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Fantasy Grounds - D&D Classics: Temple of Elemental Evil (1E) review
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Fantasy Grounds - D&D Classics: Temple of Elemental Evil (1E) Review
Fantasy Grounds - D&D Classics: Temple of Elemental Evil (1E) is an app created by SmiteWorks USA, LLC. Fantasy Grounds - D&D Classics: Temple of Elemental Evil (1E) was first published on . The app is available on Steam, Other.
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D&D Classics: Temple of Elemental Evil
A sinister force, long thought destroyed, stirs from the black hole that spawned it. Like an ebony darkness it prowls the land and safety is but an illusion, for it watches from every shadow and ponders possibilities.
What began years ago, with the introduction of the players to the quiet village of Hommlet and the amazing lands of Greyhawk, at last is complete. Here is the long-awaited campaign adventure, featuring the ruins of the Temple of Elemental Evil, where a great evil broods and grows beneath its blasted stones. This is your chance to drive it back and scatter its force again.
This product includes the village of Hommlet, the filthy shire of Nulb, and reveals the ruins of the Temple of Elemental Evil and the labyrinths that lie beneath, a warren of darkness. And beyond these ruins, even more is revealed.
For the first time, this product provides a complete campaign adventure, which will take beginning characters from 1st all the way to 8th level and possibly beyond! Hours of adventuring await you!
T1-4: The Temple of Elemental Evil(1985), by Gary Gygax and Frank Mentzer, was published in August 1985 as part of what might have been AD&D's biggest year ever for the publication of majorbooks.
The Long Wait. The first part of this mega-adventure was published years earlier as T1: "The Village of Hommlet"(1979). That adventure into Hommlet's Moathouse set up an expedition to the Temple itself, and the expectation was that TSR would publish what was being called "T2: The Temple of Elemental Evil" just a short time later. Unfortunately, as early as 1980, Gygax reported that the adventure was delayed. It would in fact be six years after "Hommlet" before the Temple finally appeared.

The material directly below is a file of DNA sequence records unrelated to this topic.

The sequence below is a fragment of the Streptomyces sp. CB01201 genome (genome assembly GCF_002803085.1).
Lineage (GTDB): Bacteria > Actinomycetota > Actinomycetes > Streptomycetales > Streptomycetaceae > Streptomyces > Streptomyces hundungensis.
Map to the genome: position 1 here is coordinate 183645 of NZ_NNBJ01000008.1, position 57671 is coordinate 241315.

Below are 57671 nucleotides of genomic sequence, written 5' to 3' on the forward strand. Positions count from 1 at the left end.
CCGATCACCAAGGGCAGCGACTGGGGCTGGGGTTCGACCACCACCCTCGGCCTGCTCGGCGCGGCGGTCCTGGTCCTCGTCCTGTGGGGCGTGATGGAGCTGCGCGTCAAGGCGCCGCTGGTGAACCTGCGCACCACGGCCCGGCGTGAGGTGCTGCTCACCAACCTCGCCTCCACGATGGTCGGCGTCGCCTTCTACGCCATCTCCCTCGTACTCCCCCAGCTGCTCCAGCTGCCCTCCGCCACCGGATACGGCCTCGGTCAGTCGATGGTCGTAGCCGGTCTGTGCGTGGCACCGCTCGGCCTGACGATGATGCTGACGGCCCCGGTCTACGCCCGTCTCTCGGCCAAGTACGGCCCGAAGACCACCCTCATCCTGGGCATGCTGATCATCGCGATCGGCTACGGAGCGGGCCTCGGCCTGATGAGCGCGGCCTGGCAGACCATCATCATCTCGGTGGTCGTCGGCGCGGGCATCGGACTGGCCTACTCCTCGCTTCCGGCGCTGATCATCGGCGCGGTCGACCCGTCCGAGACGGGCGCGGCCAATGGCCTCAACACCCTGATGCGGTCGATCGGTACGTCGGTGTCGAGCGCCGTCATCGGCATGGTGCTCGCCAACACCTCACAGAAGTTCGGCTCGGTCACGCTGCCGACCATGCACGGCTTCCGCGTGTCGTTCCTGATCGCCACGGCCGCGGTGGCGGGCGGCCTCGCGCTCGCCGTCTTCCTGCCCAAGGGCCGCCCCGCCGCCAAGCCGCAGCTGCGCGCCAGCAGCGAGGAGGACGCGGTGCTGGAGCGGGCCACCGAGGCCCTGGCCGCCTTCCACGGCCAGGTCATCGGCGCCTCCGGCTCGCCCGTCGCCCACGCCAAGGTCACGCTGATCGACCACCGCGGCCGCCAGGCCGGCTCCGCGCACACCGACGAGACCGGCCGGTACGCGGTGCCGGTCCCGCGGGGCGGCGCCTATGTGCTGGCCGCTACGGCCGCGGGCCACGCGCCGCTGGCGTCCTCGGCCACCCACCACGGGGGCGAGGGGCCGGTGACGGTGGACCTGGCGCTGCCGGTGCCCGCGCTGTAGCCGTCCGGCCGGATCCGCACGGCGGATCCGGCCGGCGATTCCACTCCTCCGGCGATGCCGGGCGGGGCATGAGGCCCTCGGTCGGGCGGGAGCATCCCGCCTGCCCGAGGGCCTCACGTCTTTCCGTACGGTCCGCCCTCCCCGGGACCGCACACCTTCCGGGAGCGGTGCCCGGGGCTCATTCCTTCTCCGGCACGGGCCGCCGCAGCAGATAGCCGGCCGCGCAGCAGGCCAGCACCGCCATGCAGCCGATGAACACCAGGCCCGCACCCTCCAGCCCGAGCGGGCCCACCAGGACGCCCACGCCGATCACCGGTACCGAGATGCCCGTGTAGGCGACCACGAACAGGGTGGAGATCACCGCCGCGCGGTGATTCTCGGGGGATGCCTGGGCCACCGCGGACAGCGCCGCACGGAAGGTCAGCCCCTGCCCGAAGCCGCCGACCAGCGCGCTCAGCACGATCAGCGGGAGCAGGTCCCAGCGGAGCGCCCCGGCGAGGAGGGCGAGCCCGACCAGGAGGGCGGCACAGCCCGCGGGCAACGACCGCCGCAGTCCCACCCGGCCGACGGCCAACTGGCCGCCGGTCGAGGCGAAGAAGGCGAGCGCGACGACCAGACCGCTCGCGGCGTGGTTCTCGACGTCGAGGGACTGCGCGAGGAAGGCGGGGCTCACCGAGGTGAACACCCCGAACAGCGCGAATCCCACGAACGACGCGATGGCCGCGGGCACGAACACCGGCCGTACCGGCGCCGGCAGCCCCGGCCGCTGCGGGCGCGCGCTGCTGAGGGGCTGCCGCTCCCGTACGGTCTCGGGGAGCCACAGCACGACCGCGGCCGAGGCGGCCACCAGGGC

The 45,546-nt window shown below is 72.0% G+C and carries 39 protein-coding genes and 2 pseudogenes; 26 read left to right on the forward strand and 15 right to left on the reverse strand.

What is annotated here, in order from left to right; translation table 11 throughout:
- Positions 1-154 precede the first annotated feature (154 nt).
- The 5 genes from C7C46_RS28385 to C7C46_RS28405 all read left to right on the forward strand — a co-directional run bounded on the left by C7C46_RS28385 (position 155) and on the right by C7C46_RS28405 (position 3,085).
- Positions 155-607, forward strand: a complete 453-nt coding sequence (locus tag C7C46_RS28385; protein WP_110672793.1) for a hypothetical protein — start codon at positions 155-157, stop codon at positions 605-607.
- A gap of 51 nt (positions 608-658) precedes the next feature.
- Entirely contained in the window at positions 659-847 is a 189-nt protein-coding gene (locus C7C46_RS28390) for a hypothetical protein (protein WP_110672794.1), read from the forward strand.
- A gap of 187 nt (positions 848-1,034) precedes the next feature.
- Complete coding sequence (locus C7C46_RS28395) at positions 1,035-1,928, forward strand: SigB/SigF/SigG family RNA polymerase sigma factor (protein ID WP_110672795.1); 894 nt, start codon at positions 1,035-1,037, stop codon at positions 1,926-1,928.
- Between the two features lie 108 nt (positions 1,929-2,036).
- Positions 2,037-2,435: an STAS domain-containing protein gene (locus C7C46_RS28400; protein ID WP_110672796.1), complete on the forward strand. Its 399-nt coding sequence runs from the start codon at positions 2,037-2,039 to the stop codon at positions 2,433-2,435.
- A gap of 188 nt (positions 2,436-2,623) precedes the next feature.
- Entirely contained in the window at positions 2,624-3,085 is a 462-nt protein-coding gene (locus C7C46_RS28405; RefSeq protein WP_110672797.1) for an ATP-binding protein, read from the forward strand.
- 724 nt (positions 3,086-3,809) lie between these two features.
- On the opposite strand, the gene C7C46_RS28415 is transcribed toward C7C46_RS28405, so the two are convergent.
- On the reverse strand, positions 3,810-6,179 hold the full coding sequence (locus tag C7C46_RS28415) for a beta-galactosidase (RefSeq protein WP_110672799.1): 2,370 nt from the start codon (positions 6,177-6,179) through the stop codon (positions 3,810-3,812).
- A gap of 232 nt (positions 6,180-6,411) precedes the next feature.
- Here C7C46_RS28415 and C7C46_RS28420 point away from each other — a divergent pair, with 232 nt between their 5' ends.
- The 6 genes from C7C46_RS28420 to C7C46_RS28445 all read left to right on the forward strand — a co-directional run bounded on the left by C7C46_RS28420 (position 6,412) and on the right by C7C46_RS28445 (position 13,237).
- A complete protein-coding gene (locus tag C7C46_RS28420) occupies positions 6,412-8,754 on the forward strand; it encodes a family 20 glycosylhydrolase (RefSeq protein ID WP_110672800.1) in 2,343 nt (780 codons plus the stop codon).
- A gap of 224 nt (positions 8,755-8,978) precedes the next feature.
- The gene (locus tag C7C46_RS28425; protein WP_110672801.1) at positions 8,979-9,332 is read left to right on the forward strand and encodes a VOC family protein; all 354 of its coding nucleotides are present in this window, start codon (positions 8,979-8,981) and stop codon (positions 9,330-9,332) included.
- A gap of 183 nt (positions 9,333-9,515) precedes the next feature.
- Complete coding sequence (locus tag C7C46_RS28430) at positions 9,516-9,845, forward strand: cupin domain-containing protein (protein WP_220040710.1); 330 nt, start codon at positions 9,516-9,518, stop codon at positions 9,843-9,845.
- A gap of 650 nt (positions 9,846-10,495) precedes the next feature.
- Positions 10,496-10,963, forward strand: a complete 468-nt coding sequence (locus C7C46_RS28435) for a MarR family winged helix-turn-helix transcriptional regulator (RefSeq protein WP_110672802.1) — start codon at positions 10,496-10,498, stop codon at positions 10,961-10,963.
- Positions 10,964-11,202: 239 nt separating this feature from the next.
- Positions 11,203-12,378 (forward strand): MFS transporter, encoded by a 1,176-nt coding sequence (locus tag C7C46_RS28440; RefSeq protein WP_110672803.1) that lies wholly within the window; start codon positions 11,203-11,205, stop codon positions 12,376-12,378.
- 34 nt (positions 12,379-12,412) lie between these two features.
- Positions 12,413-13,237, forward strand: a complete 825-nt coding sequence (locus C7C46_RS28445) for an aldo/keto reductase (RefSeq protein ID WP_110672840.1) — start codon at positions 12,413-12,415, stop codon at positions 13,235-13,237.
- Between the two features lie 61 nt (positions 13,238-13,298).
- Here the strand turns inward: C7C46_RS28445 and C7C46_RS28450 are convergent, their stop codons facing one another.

Part of the problem was with Gygax's design of the Temple itself. He'd run it as his house campaign mainly to explore ideas about random dungeon generation. However, he didn't feel that the random dungeon he'd created was appropriate for a published adventure, so he thought it would have to be redone. Tension over this work probably increased when T1: "Village of Hommlet" received considerable critical acclaim. Now, Gygax had to both recreate the Temple and do it at a level of quality that matched its already well-regarded predecessor.
The other problem was Gygax's role at TSR. From 1979 onward, he was increasingly doing business development and management, leaving him less room for creativity. He recognized this by creating a Design department, but he wasn't willing to turn the Temple over to them -- so it sat and waited (not unlike the Temple in the adventure itself). The likelihood of Hommlet's successor being produced decreased even more in 1982, when Gygax was effectively exiled to the West Coast by the Blume brothers.
The "Do or Die" Year. In 1984, TSR, then under the Blume brothers, took a hard stumble, and Gygax came rushing back. Returning to TSR, he found the company a million and a half dollars in debt. To help correct the deficit and get TSR back on his feet, Gygax proposed five major releases - four of which would bear his name as a creator. T1-4: The Temple of Elemental Evilwas one of these five projects.
The Format. Temple was published as a "super module," a format used for the first time a month earlier by Lankhmar: City of Adventures(1985). The 128-page book was 2 to 4 times the size of any of TSR's adventures to date, and it also included a 16-page map book that a GM could use to easily cross-reference locations with details. The format would continue to be used in the years afterward for TSR's most prestigious adventure releases.
The Adventure Continues. Templeforms the start of a major Greyhawk adventure path, which continues in two more super modules, A1-4: Scourge of the Slave Lords(1986) and GDQ1-7: Queen of the Spiders(1986). Though connected, they weren't as closely knit as the adventure paths later created from their ashes by Paizo in the pages of Dungeon.
Ironically, you can probably trace the origins of adventure paths back to the original GDQ adventures (1978-1980). However, the new "TAGDQ path" formed a much more extended campaign of the sort that had originated with TSR's own Dragonlance saga (1984-1986) and DGP's "Grand Tour" for Traveller(1985-1989).
About the Creators. "The Village of Hommlet" was entirely the creation of Gary Gygax. He also gave Frank Mentzer what has been described as "200-300 pages of notes" on the Temple; from that source, Mentzer created the finished adventure. While Mentzer was working on Temple, he was one of the major designers at TSR. He was right in the middle of producing the BECMI edition of Basic D&D (1983-1986), and he'd already been picked to lead the work on AD&D Second Edition. As it happens, Mentzer never got to work on 2e; instead, he joined Gygax in forming New Infinities Productions in October 1986.
Converted by: Mike Wilson
Released on June 18, 2019. Designed for Fantasy Grounds version 3.3.7 and higher.
Requires: An active subscription or a one time purchase of a Fantasy Grounds Full or Ultimate license and a one time purchase of the 2E ruleset.